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Kimball's failed replication of Reinhart-Rogoff finding cited in argument for tempered public response to social science research results

Edin and Shaefer's book on destitute families in America reviewed in NYT

Johnston says rate of daily marijuana use among college students now greater than rate of daily cigarette smoking

Highlights

Deirdre Bloome wins ASA award for work on racial inequality and intergenerational transmission

Bob Willis awarded 2015 Jacob Mincer Award for Lifetime Contributions to the Field of Labor Economics

David Lam is new director of Institute for Social Research

Elizabeth Bruch wins Robert Merton Prize for paper in analytic sociology

Next Brown Bag

Monday, Oct 12
Joe Grengs, Policy & Planning for Social Equity in Transportation

How Religious Doubt Moderates Depression Symptoms Following Older Adult Bereavement

Publication Abstract

Hayward, R. David, and Neal Krause. 2014. "How Religious Doubt Moderates Depression Symptoms Following Older Adult Bereavement." Death Studies, 38(4): 217-223.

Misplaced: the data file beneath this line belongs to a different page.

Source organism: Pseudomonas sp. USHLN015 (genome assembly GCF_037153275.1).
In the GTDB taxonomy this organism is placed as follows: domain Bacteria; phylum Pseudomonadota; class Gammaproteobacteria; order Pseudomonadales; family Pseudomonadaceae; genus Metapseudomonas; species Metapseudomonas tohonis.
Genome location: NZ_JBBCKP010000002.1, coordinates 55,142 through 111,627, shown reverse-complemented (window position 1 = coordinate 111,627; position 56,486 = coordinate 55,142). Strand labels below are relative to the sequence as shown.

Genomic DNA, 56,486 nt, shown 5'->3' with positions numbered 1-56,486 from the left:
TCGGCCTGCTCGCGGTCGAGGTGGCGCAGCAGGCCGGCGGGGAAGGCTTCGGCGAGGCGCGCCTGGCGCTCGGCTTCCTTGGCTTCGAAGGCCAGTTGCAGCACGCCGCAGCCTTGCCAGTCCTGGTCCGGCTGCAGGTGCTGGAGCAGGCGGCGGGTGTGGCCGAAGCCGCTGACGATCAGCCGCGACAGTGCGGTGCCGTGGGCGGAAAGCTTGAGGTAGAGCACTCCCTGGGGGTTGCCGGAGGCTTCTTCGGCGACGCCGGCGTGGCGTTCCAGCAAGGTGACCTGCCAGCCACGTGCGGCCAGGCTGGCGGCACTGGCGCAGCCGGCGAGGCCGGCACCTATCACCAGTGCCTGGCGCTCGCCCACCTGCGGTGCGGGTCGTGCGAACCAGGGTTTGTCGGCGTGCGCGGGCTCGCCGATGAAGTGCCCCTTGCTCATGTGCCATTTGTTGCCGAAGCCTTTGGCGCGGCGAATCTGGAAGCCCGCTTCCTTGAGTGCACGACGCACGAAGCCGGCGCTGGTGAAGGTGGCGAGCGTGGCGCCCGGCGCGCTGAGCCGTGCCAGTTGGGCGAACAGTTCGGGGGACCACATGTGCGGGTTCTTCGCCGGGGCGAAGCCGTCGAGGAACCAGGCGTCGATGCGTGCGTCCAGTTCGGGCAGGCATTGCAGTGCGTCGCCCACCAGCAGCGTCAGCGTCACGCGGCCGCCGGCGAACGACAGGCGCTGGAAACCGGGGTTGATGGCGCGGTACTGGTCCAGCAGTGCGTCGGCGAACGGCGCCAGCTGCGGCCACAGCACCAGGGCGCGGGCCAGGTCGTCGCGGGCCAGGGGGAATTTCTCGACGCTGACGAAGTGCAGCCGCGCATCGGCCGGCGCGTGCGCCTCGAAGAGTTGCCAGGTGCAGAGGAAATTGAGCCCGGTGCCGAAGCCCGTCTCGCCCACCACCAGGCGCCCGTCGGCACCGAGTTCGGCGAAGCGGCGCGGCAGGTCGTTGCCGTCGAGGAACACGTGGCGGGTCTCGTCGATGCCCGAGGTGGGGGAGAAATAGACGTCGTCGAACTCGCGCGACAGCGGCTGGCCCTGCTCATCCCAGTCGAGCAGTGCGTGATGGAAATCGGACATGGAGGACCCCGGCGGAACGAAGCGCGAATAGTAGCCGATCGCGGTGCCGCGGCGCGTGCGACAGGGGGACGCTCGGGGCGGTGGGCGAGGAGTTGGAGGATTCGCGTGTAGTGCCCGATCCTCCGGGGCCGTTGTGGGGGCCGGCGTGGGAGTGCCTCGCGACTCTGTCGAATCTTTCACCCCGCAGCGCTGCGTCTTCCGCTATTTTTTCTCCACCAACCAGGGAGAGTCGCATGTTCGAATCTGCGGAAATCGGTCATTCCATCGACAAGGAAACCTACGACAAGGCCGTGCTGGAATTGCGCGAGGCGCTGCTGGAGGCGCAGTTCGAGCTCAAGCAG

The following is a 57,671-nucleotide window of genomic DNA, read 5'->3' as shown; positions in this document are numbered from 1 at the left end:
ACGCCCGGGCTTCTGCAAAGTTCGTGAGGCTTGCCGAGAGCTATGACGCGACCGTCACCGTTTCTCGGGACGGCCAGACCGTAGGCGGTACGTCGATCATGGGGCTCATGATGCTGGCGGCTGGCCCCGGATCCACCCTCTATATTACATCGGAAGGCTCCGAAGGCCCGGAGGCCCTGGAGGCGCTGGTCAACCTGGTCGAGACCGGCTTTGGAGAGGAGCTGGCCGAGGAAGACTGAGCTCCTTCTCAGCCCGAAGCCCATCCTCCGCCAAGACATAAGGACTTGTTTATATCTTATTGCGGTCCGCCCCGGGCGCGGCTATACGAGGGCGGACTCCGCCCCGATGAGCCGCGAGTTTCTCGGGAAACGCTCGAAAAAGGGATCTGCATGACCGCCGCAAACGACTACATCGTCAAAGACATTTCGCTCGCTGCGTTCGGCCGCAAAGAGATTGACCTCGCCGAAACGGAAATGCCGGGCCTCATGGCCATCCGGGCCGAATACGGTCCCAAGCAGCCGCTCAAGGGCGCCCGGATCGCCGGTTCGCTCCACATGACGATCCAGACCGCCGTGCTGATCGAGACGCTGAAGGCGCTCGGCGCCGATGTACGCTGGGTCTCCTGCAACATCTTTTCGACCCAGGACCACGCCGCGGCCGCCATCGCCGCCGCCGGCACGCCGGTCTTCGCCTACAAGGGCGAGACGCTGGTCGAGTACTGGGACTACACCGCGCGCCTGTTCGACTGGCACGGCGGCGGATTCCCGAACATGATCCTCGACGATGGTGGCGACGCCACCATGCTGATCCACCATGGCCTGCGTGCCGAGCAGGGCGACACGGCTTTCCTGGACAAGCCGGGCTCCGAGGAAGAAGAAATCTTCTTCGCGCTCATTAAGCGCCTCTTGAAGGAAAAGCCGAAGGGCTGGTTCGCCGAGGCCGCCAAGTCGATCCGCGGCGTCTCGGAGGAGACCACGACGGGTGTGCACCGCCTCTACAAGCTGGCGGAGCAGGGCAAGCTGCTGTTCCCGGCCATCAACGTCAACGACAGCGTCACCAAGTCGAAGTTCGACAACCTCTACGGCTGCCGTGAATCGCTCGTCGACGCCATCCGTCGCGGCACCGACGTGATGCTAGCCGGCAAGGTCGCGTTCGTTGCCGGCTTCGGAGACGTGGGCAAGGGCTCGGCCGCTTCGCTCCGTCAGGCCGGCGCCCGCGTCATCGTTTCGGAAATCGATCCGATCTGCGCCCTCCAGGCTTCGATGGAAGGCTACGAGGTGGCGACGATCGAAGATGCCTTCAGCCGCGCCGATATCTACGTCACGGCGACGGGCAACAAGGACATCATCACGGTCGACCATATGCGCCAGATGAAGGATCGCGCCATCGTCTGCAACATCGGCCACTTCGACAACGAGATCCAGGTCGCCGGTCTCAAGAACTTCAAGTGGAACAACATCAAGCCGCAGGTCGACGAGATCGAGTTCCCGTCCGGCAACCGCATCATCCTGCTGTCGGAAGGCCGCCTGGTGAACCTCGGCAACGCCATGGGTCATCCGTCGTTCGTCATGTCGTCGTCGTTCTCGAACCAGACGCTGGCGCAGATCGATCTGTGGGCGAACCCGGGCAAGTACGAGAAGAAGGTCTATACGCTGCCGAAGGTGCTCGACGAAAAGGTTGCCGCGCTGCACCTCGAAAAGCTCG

This study examined the relationship of religious doubt with mental health following bereavement, using data from a nationally representative longitudinal survey of religion and health in older adulthood. Growth curve modeling analyzed trajectories of change in symptoms of depression at up to three waves over up to seven years following either family bereavement or non-bereavement trauma. After bereavement, those with more religious doubt reported worsening symptoms, whereas those with less doubt reported stable or improving symptoms over the same period. After nonbereavement trauma, religious doubt was not associated with symptom change.

DOI:10.1080/07481187.2012.742476 (Full Text)

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